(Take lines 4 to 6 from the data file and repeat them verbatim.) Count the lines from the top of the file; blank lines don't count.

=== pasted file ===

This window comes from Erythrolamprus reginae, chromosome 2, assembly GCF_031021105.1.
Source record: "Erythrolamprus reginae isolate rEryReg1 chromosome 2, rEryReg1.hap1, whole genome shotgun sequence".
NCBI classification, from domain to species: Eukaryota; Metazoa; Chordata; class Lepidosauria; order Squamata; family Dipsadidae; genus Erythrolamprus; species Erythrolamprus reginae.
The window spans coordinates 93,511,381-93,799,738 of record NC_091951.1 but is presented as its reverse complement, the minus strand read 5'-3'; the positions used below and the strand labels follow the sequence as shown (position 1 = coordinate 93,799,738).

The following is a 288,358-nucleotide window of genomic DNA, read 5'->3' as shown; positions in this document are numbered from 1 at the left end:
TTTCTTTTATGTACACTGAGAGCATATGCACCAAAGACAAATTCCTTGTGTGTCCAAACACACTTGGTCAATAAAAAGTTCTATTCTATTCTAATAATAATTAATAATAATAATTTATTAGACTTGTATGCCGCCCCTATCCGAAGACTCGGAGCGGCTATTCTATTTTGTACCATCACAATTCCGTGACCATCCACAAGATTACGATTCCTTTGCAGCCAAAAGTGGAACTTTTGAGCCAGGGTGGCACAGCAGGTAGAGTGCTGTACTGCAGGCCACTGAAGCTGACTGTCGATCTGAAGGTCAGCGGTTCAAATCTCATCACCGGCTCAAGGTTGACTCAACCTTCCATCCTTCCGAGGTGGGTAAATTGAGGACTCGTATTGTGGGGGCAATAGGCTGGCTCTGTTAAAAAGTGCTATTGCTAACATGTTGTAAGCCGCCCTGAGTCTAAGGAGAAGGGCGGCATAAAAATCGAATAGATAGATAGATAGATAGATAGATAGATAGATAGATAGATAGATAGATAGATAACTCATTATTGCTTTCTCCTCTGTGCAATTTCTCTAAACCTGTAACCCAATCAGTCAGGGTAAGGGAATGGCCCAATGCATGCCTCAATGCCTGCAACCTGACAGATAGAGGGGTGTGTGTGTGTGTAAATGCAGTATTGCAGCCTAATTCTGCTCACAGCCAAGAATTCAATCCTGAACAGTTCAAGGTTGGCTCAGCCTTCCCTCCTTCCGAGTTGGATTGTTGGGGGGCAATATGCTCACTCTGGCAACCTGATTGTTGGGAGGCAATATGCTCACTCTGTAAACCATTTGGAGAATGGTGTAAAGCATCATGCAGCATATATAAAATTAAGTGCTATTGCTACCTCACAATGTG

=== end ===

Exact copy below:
The window spans coordinates 93,511,381-93,799,738 of record NC_091951.1 but is presented as its reverse complement, the minus strand read 5'-3'; the positions used below and the strand labels follow the sequence as shown (position 1 = coordinate 93,799,738).

The following is a 288,358-nucleotide window of genomic DNA, read 5'->3' as shown; positions in this document are numbered from 1 at the left end:
TTTCTTTTATGTACACTGAGAGCATATGCACCAAAGACAAATTCCTTGTGTGTCCAAACACACTTGGTCAATAAAAAGTTCTATTCTATTCTAATAATAATTAATAATAATAATTTATTAGACTTGTATGCCGCCCCTATCCGAAGACTCGGAGCGGCTATTCTATTTTGTACCATCACAATTCCGTGACCATCCACAAGATTACGATTCCTTTGCAGCCAAAAGTGGAACTTTTGAGCCAGGGTGGCACAGCAGGTAGAGTGCTGTACTGCAGGCCACTGAAGCTGACTGTCGATCTGAAGGTCAGCGGTTCAAATCTCATCACCGGCTCAAGGTTGACTCAACCTTCCATCCTTCCGAGGTGGGTAAATTGAGGACTCGTATTGTGGGGGCAATAGGCTGGCTCTGTTAAAAAGTGCTATTGCTAACATGTTGTAAGCCGCCCTGAGTCTAAGGAGAAGGGCGGCATAAAAATCGAATAGATAGATAGATAGATAGATAGATAGATAGATAGATAGATAGATAGATAGATAACTCATTATTGCTTTCTCCTCTGTGCAATTTCTCTAAACCTGTAACCCAATCAGTCAGGGTAAGGGAATGGCCCAATGCATGCCTCAATGCCTGCAACCTGACAGATAGAGGGGTGTGTGTGTGTGTAAATGCAGTATTGCAGCCTAATTCTGCTCACAGCCAAGAATTCAATCCTGAACAGTTCAAGGTTGGCTCAGCCTTCCCTCCTTCCGAGTTGGATTGTTGGGGGGCAATATGCTCACTCTGGCAACCTGATTGTTGGGAGGCAATATGCTCACTCTGTAAACCATTTGGAGAATGGTGTAAAGCATCATGCAGCATATATAAAATTAAGTGCTATTGCTACCTCACAATGTG